Review: Bungay’s Fisher youth group deliver another memorable production
- Credit: Archant
Les Miserables - Bungay’s Fisher Youth Theatre Group
This beautiful musical is a story of down-trodden people, harshly treated, forced into theft and prostitution to keep their families; of merciless, ruthless leaders in law and business – and of an idealistic uprising against them by the young people of France in the years after the Revolution.
It is also a story of goodness, and love, of tragedy, and sacrifice for ones’ fellow men and women; of redemption and death.
So bringing out the range of emotions, the pathos, the helplessness and the sacrifices of love is a challenge for any level of production and cast. But this is the Fisher Youth Theatre Group, with many triumphs on its CV – and this was another quite outstanding theatre experience from them, with director Laila France, with support from Darren France and the whole production team, bringing them to a peak of performance at just the right time.
The large cast of the senior group made light of the need to sing while acting, act while singing, and their voices, expression, movement and timing were a joy to behold – the result was truly amazing.
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There were some magnificent performances by those in the leading roles, not least that of Leon Bedwell as Jean Valjean, hounded by the ruthless Javert form the moment of his release from jail for stealing a loaf of bread. It was a stunning, rounded, mature performance in a difficult and demanding role, and a tribute to how a precocious seven-year-old has developed and matured in acting and singing talent over the past 10 years, through commitment and determination.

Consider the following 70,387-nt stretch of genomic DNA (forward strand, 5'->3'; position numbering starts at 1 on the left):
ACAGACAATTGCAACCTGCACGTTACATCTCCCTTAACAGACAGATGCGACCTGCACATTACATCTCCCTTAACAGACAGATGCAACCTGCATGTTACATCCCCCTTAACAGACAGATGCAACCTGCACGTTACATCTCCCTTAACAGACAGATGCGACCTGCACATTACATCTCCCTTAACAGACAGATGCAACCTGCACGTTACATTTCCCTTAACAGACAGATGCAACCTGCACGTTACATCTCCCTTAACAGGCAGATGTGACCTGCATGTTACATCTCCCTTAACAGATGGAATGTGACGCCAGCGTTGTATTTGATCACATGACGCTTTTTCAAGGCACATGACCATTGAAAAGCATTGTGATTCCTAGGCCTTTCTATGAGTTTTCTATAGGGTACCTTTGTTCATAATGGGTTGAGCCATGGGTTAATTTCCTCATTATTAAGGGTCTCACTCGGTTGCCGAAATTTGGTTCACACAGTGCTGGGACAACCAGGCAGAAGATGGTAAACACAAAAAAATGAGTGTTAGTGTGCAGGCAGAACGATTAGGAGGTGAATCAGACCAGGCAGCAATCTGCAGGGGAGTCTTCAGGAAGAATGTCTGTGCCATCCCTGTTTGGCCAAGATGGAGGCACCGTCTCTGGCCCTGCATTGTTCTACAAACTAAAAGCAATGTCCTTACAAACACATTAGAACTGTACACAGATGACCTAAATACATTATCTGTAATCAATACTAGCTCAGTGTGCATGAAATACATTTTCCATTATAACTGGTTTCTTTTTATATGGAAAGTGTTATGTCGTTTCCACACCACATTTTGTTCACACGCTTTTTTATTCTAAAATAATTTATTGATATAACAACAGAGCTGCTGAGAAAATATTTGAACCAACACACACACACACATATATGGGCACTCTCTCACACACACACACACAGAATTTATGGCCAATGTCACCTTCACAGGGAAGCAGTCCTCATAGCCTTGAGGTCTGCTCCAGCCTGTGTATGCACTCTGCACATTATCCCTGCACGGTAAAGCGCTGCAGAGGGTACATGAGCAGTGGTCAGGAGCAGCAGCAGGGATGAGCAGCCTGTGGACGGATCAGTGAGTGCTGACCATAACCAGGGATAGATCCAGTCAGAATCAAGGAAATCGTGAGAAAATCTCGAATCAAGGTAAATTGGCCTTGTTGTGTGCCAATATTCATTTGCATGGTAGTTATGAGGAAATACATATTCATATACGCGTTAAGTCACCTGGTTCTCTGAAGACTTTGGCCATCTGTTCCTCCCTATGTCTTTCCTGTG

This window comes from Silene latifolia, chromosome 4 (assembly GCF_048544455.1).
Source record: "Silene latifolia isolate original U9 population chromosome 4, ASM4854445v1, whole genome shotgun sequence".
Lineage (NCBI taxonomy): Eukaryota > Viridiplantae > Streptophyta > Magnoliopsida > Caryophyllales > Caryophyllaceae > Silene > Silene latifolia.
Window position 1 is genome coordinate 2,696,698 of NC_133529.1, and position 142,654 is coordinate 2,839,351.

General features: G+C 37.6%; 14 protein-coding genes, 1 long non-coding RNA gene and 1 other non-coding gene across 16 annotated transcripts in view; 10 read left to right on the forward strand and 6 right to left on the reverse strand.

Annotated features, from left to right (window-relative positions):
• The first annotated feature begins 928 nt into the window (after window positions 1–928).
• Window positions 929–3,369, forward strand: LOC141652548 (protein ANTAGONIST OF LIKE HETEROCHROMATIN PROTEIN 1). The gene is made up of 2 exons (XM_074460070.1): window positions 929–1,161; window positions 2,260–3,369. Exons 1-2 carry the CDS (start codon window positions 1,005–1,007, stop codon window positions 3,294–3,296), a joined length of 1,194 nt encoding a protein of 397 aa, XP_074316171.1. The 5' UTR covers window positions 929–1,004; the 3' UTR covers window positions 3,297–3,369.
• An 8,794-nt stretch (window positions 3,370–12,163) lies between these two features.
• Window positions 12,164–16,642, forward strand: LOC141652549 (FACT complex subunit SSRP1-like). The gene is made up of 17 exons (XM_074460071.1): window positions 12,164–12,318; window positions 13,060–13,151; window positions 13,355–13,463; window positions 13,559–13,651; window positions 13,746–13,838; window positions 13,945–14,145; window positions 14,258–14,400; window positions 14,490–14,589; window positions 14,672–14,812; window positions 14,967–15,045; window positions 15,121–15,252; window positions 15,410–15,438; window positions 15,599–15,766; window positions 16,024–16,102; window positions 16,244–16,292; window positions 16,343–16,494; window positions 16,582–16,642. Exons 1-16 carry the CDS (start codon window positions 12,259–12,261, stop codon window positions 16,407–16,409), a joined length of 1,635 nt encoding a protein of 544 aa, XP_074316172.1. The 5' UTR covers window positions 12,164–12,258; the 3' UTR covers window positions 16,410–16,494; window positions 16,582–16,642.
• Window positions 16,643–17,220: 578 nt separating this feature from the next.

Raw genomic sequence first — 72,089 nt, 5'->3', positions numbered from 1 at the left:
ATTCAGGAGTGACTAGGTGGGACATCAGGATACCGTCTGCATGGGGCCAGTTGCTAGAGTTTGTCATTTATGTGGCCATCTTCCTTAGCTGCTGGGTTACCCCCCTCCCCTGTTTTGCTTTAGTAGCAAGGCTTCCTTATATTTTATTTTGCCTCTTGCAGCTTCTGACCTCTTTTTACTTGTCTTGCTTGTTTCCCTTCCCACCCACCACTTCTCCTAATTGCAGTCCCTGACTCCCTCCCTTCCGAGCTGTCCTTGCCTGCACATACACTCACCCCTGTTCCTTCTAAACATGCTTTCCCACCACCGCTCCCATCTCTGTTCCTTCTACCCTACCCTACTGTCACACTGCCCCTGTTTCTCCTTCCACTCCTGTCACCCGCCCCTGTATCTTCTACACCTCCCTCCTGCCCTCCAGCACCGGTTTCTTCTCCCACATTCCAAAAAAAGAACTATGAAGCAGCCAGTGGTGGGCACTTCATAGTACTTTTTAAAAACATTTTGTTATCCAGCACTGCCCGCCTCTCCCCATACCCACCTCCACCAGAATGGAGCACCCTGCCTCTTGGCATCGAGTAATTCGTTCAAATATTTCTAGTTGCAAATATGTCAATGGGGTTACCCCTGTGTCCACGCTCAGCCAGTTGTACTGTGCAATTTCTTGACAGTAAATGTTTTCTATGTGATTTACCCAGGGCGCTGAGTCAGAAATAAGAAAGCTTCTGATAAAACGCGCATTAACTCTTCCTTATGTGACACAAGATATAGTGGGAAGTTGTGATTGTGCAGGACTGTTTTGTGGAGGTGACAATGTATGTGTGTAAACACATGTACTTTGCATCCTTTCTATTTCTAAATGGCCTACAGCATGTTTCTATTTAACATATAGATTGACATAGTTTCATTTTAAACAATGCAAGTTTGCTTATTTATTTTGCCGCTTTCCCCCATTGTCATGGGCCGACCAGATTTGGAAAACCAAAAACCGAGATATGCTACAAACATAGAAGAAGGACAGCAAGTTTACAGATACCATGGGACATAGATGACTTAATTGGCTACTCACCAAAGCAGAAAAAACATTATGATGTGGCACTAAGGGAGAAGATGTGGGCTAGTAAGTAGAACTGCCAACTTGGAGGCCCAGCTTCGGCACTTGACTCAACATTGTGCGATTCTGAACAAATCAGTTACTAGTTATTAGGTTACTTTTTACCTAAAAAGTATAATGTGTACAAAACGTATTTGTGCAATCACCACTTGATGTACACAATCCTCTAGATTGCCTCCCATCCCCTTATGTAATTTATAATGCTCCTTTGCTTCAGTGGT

Ollie Derham was impressive as dour police inspector Javert, focused on revenge, as was Aiden Rockey as Marius, loved by the spurned Eponine and in love with Cosette.
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The three leading female roles, all tingling with pathos, were other high quality highlights of an evening which enthralled from start to finish. Ellie Foulger’s singing and acting as Eponine showed her burgeoning skills on her final performance with the group, and in the shared role of Fantine, Sophie Anderson and Abby Bourke, and Hannah Pywell and Millie Thetford, who shared Cosette, tugged determinedly at the heartstrings and massaged the tear-ducts of the audience as they all got the full meaning of the roles over exquisitely – and sung to a high standard into the bargain.
There were other notable performances too, with Ella Thompson-Ives relishing her role as Madame Thenardier to great effect, alongside the equally strong Campbell Docherty as her conniving husband – together they provided the vital comedy safety valve.
Noah Gladwell also caught the eye as Gavroche, as did Ellie Russell as Enjolais. But every one of the cast of around 30 was deserving of individual special mention for the parts they played in another memorable production in which the choral singing, the tableau scenes, costumes, staging and lighting were all to a professional standard.
For some of those involved it was their last performance before moving on to further education. But the group has built a reputation for a rich production line of talent from an early age, and others will emerge in coming years to fill their places – clearly some are already well on that road.
Was this production the greatest yet? That is impossible to say, because other shows which spring to mind, notably The Prime of Miss Jean Brodie and The Crucible, were of completely different genres. But this was certainly up there with them, and there can be no better accolade than that.
In singling out five members of the cast for special mention in her programme notes, Laila France noted: “The whole cast and myself have benefitted from these shining lights, and have all learnt a host of new skills, and encountered new experiences, along the way, that will fill our lives with inspiration for years to come.”
They will become part of the Fisher folklore.